[Interest] [#ID:INC-1251018#] Installation issue.

Thiago Macieira thiago.macieira at intel.com
Tue Mar 12 16:45:20 CET 2019


On Tuesday, 12 March 2019 02:10:08 PDT Dr.-Ing. Christoph Cullmann wrote:
> > But the point remains: at some point, it becomes difficult to actually
> > build those dependencies because the distribution is old. Also note Qt 6
> > will not ship bundled libraries. There will be a way to install them from
> > sources, but then we go back to the problem of actually building them.
> 
> I think this will be a hard issue for a lot of people that need to support
> industrial customers.

Understood. We do mean to provide a way to perform an automated build of those 
dependencies, both as static and as dynamic libraries, so you should get the 
same benefits as current bundling. I was going to write that I didn't expect 
it to be well tested on Linux, but then I realised that the binaries from 
qt.io are likely to use this technique, so I withdrew my argument before even 
sending it.

Advantage of this method is that we always get the latest, with latest 
security fixes. If there are futher fixes that apply to users of Qt, then all 
they need to do is rebuild. They will see clearly what those libraries are. 
And it simplifies our own maintenance, of course.

But yes, a disadvantage is now having to deal with the buildsystem for those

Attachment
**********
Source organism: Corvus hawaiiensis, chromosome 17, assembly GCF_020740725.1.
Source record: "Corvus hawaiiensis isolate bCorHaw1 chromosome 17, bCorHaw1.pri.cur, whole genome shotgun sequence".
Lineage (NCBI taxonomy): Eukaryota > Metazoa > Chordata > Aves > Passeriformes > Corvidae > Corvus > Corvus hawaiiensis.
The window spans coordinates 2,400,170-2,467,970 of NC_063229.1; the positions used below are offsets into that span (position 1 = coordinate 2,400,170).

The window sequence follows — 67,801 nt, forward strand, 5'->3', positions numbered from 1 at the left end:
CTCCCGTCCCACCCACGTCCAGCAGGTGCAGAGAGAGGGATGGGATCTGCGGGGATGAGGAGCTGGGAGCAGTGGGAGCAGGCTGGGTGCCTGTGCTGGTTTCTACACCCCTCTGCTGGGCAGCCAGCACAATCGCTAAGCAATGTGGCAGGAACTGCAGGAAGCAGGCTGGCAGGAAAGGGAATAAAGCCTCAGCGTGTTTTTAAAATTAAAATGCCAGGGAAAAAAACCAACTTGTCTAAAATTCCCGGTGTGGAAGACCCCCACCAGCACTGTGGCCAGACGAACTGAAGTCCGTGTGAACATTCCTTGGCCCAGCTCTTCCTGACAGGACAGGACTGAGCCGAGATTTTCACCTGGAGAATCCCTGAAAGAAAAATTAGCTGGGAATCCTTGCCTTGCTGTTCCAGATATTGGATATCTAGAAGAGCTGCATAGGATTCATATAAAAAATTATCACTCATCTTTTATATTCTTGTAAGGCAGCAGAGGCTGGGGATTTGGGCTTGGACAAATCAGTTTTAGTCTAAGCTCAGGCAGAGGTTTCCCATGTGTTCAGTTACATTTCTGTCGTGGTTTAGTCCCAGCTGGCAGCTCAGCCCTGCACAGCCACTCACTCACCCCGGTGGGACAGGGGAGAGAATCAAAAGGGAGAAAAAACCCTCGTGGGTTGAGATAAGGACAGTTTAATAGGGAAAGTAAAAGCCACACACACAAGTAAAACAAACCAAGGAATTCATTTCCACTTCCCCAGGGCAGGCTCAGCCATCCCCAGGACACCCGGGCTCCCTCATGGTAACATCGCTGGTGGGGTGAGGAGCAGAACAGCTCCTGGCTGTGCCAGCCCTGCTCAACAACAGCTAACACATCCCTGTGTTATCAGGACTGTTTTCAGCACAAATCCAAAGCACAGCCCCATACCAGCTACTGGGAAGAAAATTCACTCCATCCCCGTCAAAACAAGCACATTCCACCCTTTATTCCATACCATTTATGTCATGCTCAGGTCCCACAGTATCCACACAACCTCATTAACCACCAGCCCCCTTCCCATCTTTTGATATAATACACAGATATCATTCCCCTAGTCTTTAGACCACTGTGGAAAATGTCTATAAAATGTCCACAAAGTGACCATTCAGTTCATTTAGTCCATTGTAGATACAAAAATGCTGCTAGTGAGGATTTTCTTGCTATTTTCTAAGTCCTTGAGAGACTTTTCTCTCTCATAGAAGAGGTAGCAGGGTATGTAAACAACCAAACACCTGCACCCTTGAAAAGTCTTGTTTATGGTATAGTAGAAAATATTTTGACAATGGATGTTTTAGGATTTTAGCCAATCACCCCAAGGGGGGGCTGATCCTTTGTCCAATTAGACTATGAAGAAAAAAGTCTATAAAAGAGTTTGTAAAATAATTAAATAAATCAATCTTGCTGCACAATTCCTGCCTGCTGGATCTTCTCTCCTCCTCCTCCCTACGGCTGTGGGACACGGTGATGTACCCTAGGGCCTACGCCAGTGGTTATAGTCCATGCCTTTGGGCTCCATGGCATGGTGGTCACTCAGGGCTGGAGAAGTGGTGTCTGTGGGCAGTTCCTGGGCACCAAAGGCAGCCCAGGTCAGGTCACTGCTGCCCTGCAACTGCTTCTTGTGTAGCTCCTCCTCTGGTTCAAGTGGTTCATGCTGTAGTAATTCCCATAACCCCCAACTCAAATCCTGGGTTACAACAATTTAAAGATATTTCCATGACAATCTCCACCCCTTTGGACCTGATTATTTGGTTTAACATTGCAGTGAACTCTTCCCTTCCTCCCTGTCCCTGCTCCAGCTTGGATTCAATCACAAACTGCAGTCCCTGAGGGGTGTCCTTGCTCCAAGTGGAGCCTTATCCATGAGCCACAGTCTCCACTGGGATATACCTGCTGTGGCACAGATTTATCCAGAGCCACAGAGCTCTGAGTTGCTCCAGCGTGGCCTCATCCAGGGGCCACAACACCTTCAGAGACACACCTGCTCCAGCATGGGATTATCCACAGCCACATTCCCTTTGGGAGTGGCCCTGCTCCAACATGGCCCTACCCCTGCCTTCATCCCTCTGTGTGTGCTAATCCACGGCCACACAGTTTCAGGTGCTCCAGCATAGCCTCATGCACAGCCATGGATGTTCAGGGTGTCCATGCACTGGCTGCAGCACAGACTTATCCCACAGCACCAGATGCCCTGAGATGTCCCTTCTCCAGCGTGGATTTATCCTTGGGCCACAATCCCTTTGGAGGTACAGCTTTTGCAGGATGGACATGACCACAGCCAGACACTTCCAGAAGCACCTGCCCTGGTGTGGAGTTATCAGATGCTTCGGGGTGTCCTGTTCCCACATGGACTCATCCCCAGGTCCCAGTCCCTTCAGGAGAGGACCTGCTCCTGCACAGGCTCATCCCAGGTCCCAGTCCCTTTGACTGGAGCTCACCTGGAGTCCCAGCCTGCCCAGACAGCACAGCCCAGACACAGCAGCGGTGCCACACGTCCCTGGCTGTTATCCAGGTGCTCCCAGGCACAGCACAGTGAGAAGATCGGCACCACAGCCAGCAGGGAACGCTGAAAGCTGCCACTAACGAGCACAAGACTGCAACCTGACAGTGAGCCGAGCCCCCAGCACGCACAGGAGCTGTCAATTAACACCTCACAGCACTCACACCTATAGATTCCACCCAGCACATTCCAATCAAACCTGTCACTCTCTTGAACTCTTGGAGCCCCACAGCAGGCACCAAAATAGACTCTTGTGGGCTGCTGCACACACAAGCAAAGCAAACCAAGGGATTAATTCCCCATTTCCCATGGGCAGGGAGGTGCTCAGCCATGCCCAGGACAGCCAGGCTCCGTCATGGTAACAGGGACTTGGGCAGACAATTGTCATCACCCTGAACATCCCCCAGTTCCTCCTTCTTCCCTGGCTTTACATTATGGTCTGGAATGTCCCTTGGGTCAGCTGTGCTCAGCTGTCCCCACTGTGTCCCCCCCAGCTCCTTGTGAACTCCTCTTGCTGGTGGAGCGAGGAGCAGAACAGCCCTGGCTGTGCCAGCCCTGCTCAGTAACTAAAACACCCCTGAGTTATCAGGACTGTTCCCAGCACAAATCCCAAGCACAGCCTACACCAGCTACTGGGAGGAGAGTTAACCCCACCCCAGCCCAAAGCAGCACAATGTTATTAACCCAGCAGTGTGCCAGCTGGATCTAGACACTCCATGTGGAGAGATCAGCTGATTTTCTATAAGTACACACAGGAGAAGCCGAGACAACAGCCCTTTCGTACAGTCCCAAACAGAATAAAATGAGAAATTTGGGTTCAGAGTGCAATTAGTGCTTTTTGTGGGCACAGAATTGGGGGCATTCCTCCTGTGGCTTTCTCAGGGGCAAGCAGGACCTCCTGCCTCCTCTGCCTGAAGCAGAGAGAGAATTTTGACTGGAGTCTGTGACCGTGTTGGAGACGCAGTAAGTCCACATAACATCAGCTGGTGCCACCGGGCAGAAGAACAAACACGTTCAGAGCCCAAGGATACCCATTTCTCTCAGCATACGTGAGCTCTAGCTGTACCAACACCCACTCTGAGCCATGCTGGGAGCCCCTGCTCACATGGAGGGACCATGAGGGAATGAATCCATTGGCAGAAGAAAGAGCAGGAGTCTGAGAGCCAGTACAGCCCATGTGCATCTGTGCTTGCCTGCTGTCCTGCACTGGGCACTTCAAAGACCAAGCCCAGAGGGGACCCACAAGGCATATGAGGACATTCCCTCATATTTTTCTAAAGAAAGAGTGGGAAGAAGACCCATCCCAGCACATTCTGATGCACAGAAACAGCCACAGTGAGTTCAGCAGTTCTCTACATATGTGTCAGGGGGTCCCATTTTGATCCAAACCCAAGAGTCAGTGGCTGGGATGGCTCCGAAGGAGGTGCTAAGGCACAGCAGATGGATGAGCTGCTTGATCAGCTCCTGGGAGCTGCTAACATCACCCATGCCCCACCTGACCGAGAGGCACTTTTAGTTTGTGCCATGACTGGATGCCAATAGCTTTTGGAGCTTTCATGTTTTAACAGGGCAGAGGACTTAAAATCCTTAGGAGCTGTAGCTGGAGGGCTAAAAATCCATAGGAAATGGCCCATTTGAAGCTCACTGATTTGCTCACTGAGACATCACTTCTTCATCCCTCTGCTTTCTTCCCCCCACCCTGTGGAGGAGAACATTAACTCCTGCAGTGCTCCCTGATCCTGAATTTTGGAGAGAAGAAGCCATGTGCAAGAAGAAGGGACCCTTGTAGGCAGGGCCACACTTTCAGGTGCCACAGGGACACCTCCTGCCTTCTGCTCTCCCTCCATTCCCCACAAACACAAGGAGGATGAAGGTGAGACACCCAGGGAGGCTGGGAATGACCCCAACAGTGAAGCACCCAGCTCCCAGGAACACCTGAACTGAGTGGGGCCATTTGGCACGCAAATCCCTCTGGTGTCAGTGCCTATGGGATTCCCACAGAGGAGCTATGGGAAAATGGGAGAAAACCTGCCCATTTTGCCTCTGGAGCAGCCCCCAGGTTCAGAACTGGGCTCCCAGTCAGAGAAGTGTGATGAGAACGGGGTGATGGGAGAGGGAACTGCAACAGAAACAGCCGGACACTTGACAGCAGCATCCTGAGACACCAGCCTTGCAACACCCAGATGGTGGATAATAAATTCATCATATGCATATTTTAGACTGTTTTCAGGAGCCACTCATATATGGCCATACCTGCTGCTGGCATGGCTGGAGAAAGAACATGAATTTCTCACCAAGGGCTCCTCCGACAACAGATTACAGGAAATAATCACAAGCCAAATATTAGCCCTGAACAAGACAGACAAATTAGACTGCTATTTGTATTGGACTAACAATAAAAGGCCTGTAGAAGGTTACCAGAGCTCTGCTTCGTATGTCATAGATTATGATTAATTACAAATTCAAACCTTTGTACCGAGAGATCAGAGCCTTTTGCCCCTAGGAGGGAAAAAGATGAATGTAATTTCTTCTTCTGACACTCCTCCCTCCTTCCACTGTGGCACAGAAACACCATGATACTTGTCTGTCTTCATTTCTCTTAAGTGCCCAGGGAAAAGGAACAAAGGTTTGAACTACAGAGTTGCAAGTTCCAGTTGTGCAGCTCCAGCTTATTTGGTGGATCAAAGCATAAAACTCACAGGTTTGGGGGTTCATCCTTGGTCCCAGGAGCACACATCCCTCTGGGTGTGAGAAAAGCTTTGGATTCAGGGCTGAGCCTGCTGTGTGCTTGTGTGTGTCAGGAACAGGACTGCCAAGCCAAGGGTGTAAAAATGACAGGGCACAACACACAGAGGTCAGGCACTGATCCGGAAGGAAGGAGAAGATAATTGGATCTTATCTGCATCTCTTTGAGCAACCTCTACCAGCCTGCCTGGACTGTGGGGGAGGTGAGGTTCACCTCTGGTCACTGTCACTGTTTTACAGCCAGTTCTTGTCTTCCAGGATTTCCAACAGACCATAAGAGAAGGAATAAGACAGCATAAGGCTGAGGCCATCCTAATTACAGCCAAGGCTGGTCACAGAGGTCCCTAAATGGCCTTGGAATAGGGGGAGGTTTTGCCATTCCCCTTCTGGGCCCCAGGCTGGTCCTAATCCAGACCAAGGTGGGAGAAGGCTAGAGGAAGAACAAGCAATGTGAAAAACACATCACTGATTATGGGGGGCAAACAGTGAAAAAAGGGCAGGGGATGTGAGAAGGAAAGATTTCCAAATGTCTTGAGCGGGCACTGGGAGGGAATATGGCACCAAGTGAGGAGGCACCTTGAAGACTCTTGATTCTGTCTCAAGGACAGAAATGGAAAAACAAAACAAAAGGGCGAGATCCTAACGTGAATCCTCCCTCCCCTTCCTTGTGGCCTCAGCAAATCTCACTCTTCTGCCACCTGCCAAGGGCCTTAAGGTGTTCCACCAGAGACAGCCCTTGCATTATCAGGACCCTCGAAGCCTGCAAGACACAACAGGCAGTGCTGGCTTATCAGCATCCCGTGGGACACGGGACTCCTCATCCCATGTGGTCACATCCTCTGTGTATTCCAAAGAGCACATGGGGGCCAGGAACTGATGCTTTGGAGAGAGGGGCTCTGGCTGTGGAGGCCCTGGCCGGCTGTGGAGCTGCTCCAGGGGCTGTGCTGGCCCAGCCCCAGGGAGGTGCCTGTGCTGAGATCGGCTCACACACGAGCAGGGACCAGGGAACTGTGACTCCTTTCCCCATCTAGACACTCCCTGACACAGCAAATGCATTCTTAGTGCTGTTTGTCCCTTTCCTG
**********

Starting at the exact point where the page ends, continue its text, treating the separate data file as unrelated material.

libraries.

> AbsInt will migrate to Red Hat/CentOS 7 for our builts to circumvent that,
> but I think a lot of other people don't have this possibility.

RHEL 7 was initially released in 2014. If you can't update to a 6-year-old 
series in 2020 when upgrading a major Qt, you could have much bigger problems.

I'd also advise looking into RHEL 8, which should be released this year, for 
further long-term support.

> For the xkbcommon thing: What me most disturbed is that it was removed
> during a patch release. 5.12 did compile fine on CentOS 6.x, 5.12 did have
> it removed and failed. That was kind of unexpected.

Yeah, not ideal. But we had to do it because of 5.12's long term nature. It 
ought to have been done for .0, but we just couldn't in time.

Rock, meet hard place.
-- 
Thiago Macieira - thiago.macieira (AT) intel.com
  Software Architect - Intel System Software Products





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